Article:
In addition to being widely celebrated by the adherents of most denominations of Christianity, Christmas is observed by an increasing number of non-Christians worldwide.
It is also an officially-recognized holiday in a vast majority of the world's nations, including ones that separate religion from government and/or have a negligible population of Christians.


The word Christmas originated as a compound meaning "Christ's Mass". It is derived from the Middle English Christemasse and Old English Cristes mæsse, a phrase first recorded in 1038.
"Cristes" is from Greek Χριστός Christos and "mæsse" is from Latin missa (the holy mass).


Altar in the Church of the Nativity, Bethlehem.

The nativity accounts in the New Testament gospels of Matthew and Luke do not mention a date or time of year for the birth of Jesus and Karl Rahner states that the gospels do not in general provide enough details of dates to satisfy the demands of modern historians.
But both Luke and Matthew associate Jesus' birth with the time of King Herod, and according to Karl Rahner many historians therefore estimate Jesus was born sometime around 4 BC.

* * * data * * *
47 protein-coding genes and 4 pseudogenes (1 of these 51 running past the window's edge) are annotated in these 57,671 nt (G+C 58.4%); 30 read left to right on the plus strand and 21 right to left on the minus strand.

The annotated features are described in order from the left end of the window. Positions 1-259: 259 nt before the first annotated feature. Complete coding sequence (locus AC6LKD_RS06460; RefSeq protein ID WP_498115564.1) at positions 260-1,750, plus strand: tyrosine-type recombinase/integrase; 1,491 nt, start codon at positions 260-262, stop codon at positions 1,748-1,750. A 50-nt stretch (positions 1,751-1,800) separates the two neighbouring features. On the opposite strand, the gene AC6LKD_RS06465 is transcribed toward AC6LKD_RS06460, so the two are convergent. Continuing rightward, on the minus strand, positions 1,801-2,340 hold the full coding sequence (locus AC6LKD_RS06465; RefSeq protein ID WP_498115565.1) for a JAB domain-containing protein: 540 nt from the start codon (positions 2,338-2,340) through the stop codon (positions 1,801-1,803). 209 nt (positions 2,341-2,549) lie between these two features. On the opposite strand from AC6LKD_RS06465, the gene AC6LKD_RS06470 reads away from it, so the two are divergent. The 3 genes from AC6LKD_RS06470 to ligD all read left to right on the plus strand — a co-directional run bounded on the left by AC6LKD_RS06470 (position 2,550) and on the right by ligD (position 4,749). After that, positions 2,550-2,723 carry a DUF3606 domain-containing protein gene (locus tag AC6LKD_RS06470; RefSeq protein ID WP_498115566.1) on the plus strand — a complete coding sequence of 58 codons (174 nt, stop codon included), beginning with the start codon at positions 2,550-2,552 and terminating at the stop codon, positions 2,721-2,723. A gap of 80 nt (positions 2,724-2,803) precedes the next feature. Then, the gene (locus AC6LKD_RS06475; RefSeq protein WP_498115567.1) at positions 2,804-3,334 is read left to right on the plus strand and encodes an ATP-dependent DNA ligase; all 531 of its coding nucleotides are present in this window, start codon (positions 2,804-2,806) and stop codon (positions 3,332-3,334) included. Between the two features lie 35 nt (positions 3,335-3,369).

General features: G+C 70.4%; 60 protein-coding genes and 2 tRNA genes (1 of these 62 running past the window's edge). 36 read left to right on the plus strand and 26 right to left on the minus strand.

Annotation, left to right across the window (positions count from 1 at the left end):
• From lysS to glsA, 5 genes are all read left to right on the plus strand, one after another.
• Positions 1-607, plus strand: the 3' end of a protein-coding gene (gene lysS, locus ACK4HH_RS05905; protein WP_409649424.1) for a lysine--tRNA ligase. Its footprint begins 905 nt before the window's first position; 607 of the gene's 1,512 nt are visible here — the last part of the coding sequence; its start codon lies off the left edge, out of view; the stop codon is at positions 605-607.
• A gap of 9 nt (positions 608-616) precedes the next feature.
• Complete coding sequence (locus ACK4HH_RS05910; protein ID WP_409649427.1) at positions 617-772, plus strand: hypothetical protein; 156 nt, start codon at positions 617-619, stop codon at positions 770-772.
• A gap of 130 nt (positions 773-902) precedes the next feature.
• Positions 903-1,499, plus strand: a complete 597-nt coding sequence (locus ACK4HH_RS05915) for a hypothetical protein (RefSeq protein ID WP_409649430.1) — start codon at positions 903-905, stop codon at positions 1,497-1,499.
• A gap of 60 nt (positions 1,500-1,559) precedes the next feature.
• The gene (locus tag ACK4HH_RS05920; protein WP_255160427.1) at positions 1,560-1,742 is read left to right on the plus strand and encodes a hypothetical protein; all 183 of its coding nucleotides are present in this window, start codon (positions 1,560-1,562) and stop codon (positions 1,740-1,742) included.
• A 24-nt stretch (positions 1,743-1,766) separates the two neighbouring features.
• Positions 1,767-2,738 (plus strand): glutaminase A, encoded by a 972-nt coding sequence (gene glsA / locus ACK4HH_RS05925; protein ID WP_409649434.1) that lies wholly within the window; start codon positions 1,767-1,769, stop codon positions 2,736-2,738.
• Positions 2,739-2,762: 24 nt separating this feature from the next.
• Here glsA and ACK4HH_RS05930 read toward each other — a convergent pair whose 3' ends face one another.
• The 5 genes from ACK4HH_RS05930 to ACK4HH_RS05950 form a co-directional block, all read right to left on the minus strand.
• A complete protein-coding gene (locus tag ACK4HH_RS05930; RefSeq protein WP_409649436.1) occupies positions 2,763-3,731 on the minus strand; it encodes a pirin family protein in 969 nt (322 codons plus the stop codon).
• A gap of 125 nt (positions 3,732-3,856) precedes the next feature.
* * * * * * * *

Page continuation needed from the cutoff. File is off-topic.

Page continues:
However, many scholars see a contradiction, in that while the Gospel of Matthew places Jesus' birth under the reign of Herod the Great, who died in 4 BC, the Gospel of Luke also dates the birth ten years after Herod's death during the census of Quirinius, described by the historian Josephus.

Most critical scholars believe that Luke was simply mistaken, but other scholars have attempted to reconcile its account with the details given by Josephus. For instance, Steven Cox and Kendell Easley list four separate approaches to a solution, ranging from a grammatical approach to the translation of the Greek word prote used in Luke to be read as "registration before Quirinius was governor of Syria" to archeological arguments and references to Tertullian that indicate that a "two step census" was performed, involving an early registration.